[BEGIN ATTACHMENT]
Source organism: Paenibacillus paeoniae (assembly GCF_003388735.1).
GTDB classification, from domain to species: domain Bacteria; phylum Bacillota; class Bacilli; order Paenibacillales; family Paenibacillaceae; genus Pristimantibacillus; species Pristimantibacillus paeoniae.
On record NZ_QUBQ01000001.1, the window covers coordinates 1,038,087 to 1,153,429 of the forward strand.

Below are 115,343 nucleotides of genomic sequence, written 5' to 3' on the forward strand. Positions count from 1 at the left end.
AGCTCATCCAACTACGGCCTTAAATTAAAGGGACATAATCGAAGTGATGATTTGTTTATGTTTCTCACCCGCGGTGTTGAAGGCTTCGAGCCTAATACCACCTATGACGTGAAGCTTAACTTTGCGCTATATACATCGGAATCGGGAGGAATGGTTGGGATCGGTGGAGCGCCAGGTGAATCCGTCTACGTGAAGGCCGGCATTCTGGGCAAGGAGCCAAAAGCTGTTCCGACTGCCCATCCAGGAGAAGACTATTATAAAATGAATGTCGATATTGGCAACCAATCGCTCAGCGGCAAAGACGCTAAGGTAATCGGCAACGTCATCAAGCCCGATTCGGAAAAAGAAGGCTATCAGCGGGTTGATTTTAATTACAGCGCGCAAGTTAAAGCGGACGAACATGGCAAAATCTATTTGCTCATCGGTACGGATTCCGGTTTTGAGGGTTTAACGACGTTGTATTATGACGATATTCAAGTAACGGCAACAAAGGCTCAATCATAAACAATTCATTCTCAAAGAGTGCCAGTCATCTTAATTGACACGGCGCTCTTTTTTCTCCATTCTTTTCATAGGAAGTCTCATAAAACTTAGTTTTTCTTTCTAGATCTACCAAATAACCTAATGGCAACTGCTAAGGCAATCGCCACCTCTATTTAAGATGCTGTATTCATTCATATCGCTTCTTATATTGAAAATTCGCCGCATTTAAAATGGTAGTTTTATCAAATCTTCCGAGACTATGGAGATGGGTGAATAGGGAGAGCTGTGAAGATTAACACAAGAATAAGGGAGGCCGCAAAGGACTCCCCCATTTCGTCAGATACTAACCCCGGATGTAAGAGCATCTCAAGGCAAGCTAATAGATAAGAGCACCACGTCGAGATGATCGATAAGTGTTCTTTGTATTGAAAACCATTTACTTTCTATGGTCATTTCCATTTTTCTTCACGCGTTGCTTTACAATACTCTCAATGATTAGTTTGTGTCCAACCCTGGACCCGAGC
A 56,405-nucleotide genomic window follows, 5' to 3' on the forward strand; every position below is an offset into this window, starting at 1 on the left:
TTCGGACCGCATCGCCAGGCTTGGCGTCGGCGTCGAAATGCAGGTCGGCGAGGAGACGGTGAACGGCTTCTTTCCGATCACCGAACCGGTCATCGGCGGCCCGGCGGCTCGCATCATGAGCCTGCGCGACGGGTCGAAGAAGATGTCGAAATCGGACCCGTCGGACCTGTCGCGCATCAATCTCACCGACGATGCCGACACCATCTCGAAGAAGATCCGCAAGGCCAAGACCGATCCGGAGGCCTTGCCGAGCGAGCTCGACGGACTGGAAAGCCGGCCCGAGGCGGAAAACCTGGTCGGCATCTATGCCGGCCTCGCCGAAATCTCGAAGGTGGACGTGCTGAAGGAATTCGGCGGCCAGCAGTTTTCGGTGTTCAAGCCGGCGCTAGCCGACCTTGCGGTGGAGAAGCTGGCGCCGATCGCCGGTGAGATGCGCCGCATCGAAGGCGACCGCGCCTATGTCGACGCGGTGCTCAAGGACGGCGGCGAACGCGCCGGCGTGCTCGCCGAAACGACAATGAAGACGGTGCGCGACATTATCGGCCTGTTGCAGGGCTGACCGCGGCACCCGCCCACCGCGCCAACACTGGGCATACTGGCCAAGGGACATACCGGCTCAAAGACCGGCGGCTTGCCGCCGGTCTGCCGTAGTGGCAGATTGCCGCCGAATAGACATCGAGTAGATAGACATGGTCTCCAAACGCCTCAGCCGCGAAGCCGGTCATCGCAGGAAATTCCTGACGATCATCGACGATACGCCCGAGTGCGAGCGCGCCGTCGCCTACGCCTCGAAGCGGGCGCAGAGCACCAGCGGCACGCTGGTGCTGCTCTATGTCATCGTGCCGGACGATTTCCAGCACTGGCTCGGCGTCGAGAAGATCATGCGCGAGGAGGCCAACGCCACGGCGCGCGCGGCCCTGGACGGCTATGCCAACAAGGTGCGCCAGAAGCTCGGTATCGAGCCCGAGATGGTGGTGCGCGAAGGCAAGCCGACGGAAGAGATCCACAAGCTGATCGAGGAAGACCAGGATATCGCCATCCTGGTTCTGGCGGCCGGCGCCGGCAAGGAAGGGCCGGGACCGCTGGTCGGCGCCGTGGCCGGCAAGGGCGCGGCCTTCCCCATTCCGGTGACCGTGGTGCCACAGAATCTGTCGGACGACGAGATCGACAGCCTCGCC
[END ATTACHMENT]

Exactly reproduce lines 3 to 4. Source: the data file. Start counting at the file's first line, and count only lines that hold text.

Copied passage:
On record NZ_QUBQ01000001.1, the window covers coordinates 1,038,087 to 1,153,429 of the forward strand.

Below are 115,343 nucleotides of genomic sequence, written 5' to 3' on the forward strand. Positions count from 1 at the left end.